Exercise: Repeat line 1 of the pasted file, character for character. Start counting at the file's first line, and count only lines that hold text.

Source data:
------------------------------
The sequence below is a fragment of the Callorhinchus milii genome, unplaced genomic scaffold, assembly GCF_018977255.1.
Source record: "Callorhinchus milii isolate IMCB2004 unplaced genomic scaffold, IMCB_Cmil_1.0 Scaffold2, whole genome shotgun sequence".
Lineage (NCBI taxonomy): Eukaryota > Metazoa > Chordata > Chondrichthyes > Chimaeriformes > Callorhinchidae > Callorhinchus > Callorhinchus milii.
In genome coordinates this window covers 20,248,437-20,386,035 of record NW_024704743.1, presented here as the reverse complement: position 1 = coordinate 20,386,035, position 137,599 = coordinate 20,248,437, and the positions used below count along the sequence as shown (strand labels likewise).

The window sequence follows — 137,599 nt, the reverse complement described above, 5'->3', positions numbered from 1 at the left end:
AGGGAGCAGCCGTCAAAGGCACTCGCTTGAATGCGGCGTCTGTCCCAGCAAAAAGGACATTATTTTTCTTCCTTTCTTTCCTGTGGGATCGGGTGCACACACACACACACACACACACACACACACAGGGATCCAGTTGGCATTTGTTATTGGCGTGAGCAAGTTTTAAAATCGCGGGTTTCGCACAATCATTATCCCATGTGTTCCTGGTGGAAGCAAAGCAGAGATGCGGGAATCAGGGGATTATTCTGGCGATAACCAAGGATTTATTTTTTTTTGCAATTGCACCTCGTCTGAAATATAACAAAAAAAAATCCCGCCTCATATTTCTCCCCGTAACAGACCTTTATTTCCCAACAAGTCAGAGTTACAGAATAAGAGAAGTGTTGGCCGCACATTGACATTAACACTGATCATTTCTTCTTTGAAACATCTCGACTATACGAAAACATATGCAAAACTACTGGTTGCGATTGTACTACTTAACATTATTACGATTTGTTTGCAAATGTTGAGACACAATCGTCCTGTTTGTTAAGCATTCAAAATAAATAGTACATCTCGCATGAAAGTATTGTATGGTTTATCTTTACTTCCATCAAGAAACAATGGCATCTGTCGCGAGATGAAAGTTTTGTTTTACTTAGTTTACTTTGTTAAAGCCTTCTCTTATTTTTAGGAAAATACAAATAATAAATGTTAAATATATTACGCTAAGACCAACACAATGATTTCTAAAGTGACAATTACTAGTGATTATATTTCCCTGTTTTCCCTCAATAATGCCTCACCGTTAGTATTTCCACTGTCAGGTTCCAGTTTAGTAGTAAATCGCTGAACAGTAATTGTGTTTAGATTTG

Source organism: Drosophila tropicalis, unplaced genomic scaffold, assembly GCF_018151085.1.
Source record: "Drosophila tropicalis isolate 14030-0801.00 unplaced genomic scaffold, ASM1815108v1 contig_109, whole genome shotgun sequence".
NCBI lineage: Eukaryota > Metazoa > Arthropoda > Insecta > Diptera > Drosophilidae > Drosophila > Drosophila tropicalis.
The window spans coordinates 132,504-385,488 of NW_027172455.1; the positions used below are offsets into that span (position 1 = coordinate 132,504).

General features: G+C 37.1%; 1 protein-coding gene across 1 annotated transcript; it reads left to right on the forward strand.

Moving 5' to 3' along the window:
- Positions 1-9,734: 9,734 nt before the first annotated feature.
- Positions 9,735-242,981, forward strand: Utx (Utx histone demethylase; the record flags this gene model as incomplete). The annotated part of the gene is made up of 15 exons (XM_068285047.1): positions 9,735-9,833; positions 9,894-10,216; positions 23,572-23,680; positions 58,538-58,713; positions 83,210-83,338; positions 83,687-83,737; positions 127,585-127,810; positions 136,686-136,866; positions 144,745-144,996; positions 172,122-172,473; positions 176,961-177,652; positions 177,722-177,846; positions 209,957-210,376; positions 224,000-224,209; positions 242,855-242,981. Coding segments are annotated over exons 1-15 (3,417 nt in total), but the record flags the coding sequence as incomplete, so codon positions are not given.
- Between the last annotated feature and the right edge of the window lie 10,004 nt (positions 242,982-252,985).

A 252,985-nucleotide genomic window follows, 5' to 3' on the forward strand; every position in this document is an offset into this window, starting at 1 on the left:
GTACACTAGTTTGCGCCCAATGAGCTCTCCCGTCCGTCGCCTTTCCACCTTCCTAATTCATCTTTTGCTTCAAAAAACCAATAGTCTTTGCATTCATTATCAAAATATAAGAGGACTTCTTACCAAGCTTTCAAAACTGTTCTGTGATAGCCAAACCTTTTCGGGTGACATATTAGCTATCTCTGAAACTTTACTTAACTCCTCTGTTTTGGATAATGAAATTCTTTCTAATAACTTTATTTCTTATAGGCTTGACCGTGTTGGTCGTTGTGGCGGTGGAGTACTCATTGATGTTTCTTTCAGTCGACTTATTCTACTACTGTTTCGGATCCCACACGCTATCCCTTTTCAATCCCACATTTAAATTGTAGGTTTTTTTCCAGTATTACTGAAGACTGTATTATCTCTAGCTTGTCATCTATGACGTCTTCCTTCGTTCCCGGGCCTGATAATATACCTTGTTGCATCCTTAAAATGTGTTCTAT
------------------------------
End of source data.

The sequence below is a fragment of the Callorhinchus milii genome, unplaced genomic scaffold, assembly GCF_018977255.1.